Why do some women trash women’s specific skis as being too soft?

Why do some women trash women's specific skis as being too soft? The Editors Santa Fe, New Mexico

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When women-specific skis first came out, they suffered from the “shrink and pink” phenomenon, i.e. take a men’s product, make it smaller, put pretty flowers on it, and call it a girl’s product. That philosophy hurt the women-specific ski industry more than it helped it.

At K2, the mostly male design team wised up and implemented a women’s team consisting of pro and elite female skiers responsible for conceptualizing and testing skis from start to finish. The end result is a lineup of women’s skis that are generally softer than men’s, but not by the formerly standard 15 percent ratio, which many women skiers found way too soft. K2 also added a women’s specific monic (a solid zinc mass embedded in the secondary core so it focuses mass dampening at a target=ed location), core layup, profile design, and shape..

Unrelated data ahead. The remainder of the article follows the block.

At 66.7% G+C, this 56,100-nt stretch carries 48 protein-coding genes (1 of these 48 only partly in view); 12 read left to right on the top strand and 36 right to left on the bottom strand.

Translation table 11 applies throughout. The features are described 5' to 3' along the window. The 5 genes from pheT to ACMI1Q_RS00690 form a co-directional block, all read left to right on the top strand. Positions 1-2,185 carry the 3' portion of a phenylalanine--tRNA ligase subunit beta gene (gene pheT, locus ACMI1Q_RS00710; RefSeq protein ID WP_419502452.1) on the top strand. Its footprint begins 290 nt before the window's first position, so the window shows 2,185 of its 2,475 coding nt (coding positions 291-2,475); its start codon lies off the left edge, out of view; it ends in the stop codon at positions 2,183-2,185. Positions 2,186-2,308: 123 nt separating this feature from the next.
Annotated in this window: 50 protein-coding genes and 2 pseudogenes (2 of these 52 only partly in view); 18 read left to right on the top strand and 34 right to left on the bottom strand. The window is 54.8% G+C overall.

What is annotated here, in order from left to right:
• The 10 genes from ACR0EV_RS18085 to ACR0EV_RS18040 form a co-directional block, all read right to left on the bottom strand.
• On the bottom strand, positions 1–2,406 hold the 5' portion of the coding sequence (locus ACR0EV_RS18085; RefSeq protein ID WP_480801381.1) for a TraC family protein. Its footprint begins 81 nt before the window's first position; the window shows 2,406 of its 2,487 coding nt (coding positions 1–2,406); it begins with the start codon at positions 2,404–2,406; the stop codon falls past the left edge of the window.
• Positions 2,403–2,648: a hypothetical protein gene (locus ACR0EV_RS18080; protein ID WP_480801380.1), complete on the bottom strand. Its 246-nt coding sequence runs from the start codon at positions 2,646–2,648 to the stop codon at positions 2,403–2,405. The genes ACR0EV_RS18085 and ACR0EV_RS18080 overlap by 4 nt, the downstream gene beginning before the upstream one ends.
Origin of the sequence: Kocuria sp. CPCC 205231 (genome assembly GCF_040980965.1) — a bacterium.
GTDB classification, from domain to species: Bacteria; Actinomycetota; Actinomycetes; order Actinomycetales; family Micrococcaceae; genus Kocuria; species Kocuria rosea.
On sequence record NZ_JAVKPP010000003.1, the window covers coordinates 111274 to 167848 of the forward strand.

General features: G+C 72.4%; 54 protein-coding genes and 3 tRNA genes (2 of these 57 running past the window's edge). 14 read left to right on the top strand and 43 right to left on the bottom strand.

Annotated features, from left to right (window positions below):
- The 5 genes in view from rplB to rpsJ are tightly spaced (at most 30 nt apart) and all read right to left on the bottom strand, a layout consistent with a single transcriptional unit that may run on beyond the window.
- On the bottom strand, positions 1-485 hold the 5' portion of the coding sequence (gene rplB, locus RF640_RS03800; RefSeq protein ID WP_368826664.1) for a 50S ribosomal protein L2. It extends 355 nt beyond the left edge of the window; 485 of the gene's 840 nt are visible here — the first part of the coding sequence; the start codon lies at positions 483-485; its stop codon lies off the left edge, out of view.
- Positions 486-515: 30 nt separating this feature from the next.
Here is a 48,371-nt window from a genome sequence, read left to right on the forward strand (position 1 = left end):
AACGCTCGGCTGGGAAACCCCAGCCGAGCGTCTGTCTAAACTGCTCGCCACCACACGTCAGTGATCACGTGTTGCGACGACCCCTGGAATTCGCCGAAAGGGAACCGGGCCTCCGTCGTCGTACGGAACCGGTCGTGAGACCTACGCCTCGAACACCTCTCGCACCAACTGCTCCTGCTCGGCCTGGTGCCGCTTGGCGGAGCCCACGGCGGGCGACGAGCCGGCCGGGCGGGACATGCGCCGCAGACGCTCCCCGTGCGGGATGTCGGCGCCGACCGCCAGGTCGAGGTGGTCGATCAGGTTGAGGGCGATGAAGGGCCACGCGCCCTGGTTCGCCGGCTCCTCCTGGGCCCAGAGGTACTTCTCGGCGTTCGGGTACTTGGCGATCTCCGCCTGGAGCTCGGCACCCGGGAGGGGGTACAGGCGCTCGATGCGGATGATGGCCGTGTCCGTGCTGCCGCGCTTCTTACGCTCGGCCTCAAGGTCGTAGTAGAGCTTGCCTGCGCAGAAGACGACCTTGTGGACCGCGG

See for yourself whether K2 has dialed in the magic women’s- specific formula, with their One Luv ($1,000 with Marker M1 11.0 Ti bindings), an all-mountain ski with a 74 mm waist, that is nimble and forgiving enough to ski bumps and trees and everything in between.

Having switched over to telemarking about six years ago, I prefer K2’s Schi Devil ($525). With its deep sidecut and two sheets of metal that provide super edge on hardpack, the Schi Devil can cut through crude and float in snow. Plus, the fiery graphics are a lot more inspiring than anything pink or floral.

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